Kevin Myers’ Watching The Door

The title of Kevin Myers’ memoir of life in Northern Ireland during the period we now know, euphemistically, as “the Troubles,” won’t make much sense to readers until they’ve almost turned the final page, but that’s what subtitles are for, and here Myers – or his publishers – dispensed with all ambiguity: “Cheating Death in 1970s Belfast.” Most men can claim to have had a misspent youth, but how many can claim to have done their drinking and swiving amidst assassinations, car bombs, double agents and an all-consuming tribalism that pitted families and friends against each other? “I saw murder face to face,” he tells us in his Preface, “and heard the keen of bereaved and broken hearts. I witnessed the bloody chaos that results when the tribe is exalted over the individual, and when personal morality is abandoned to the autonomous ethos of some imagined community, independent of God and law.” Myers arrives in Belfast almost by accident, a naive and purposeless young man looking for regular employment and adventure, and while the job of a reporter hardly satisfies the first of his concerns, his immersion in the daily mayhem generated by the struggle between Unionists and Nationalists, Protestants and Catholics, proves to be far more than he had bargained for.

Watching The Door gives readers a first-hand glimpse into what happens when the norms of civilization collapse and men and women revert to more primitive allegiances: family, religion, tribe. Belfast, in 1972, is the epicentre of this conflict, and almost from the moment Myers steps foot in it, he can sense, despite all his naivety, the vacuum where its heart ought to be:

For Belfast is a lie. It is unreal. The consensual agreement that shapes and cements other urban communities is absent from this city. At best, people agree not to disagree, matter and anti-matter mingling and yet declining to eliminate one another; at worst, they agree to disagree, with all the predictably deplorable consequences you do not need to come to these pages to learn about. But they do not define themselves or their city in a common language, with common feelings and common meanings.

The space, in other words, is shared, but it means dramatically different things to each faction, and when they retreat to their separate enclaves, having completed the day’s work or the day’s shopping, the truth emerges:

While in the commercial heart of the city, they administered a sedative to their facial muscles; yet these pursed lips, these unseeing eyes, came truly alive within the tiny, warring sanctuaries where they lived, and where they alone felt truly free. Here, their faces could be liberated from the tyranny of city-centre tolerance; here they could exult in the triumphs of their tribe; and here they could freely indulge in Belfast’s most powerful indigenous art form, the sculpting of ancient grievance into a dynamic life-force.

The violence astonished me. I had heard of car bombs and casual shootings, but the callousness of the killing beggars belief. Bombs are placed in pubs frequented by one or another faction, not targeting any one person – a known gunman, a leader – but all persons, any persons, who fit the description of other. Children die frequently, sometimes inadvertently – because a gunman didn’t care enough to hold his fire on a crowded street – and sometimes deliberately, because their parents were targeted and the children were a bonus. At one point, a priest arrives at the scene of a killing to administer the last rites, and he too is killed.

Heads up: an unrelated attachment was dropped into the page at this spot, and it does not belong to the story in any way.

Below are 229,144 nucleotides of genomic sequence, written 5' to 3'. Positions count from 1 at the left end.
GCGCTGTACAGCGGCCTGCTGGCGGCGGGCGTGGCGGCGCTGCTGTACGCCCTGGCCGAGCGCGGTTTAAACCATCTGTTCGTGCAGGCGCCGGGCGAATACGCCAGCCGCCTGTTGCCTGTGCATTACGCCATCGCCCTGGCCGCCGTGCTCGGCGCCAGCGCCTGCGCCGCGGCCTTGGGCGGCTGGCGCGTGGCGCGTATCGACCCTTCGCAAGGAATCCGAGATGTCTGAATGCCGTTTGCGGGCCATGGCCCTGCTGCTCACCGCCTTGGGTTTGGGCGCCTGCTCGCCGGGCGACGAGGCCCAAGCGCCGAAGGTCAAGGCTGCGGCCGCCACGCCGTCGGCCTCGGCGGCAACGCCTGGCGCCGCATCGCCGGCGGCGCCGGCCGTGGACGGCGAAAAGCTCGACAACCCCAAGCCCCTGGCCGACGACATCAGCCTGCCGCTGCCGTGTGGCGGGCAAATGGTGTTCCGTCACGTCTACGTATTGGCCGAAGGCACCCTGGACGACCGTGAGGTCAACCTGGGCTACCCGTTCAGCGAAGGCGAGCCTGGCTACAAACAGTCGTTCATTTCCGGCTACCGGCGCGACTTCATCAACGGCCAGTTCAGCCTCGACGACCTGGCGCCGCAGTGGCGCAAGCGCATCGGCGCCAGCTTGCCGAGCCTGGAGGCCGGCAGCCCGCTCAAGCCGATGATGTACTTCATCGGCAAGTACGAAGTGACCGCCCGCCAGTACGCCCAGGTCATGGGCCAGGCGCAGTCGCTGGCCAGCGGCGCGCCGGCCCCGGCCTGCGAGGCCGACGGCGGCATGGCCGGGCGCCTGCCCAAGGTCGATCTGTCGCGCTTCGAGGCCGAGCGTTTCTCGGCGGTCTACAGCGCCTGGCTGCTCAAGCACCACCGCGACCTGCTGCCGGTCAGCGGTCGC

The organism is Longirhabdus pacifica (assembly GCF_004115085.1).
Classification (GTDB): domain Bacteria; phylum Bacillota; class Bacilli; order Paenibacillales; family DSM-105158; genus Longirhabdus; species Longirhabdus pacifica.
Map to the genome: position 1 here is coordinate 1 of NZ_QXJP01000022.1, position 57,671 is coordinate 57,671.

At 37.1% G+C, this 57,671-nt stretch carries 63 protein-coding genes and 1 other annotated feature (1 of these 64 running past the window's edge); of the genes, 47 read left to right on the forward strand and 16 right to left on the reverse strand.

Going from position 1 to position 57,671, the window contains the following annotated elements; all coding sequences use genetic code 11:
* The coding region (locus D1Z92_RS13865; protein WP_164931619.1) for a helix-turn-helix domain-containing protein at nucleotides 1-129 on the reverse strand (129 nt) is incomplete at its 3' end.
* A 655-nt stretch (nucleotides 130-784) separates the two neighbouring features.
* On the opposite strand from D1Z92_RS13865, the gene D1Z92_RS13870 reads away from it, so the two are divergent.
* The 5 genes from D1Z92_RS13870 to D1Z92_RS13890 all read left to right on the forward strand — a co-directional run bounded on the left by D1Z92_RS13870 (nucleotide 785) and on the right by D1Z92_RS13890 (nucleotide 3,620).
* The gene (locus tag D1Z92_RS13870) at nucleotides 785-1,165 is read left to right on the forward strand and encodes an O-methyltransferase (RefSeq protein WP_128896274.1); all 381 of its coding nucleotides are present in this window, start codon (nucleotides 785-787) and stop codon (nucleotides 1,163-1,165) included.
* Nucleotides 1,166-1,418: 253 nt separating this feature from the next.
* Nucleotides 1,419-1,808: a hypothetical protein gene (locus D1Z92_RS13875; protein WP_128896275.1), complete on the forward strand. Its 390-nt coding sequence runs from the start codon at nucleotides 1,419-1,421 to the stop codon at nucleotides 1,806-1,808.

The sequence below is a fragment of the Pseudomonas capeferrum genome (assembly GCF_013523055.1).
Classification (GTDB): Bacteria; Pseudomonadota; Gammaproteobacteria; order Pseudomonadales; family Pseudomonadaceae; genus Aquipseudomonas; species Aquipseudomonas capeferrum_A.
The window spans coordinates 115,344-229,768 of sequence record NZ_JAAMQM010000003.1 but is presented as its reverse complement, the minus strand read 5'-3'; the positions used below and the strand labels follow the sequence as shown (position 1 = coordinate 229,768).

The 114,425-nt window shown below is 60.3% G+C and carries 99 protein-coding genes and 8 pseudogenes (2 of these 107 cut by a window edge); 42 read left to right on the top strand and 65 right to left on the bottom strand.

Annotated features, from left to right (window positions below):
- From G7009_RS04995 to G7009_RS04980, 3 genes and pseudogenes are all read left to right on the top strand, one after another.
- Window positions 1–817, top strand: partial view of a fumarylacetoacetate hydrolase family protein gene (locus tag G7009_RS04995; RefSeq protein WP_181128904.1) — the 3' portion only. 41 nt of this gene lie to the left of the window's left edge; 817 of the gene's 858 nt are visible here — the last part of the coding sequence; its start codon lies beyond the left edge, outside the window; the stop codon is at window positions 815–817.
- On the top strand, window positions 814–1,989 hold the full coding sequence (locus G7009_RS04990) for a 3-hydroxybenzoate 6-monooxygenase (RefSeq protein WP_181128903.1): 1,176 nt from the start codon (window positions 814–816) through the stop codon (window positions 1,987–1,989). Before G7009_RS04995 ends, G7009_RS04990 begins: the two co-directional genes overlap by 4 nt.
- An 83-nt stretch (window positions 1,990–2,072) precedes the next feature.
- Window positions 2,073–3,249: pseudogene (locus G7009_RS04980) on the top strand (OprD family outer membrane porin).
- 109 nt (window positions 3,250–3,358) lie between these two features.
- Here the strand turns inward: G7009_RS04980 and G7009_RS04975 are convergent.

As Myers comes to learn, morality is malleable, as is history: both are only worthwhile in service of the cause. One example: the IRA frequently killed civilians, either out of incompetence or malice, but when the news of these deaths reached their ears, they were disclaimed on the most improbable of reasoning: it was the Unionists, of course, impersonating their men to ruin their reputations, or else the bungling English military. “Myth enabled; myth empowered; myth permitted, myth forgave, and most of all, myth forgot. Is not any sin possible in such circumstances?” Accountability was a standard for the enemy, never for the self.

Belfast had become clinically insane, and no documentary details can convey the spirit of the times. Those simple bonds of faith and trust of broader communities – attenuated enough in Belfast – were now finally severed. It was possible to believe almost anything of the other side, wherever that other side lay. Any fantasy could drive policy, any paranoia could shape doctrine.

As a study in tribalism, Watching The Door is magnificent, a frightening premonition of where much of the West is headed if we cannot arrest the centrifugal forces currently running rampant in our political culture, but this is also a personal memoir, a coming-of-age tale about “a naive young man in pursuit of the adrenaline of war and that cocktail of hormones accompanying love and sex,” and here, too, the book is brilliant. Alcohol played a large part in the Troubles, inuring both sides to the human toll of the conflict and steeling gunmen – usually naive young men themselves – for their grim business. Part of this book’s attraction comes from watching Myers grow more and more at ease in an environment so obviously inhospitable to human flourishing, his nonchalance in the face of death and destruction rivalling veterans of both factions, before he manages to pull back and recover some of his own humanity. It’s an engaging, enlightening and entertaining performance, conveyed in a prose style equal to the emotions of the time: frequently funny, often sombre, and always slightly absurd.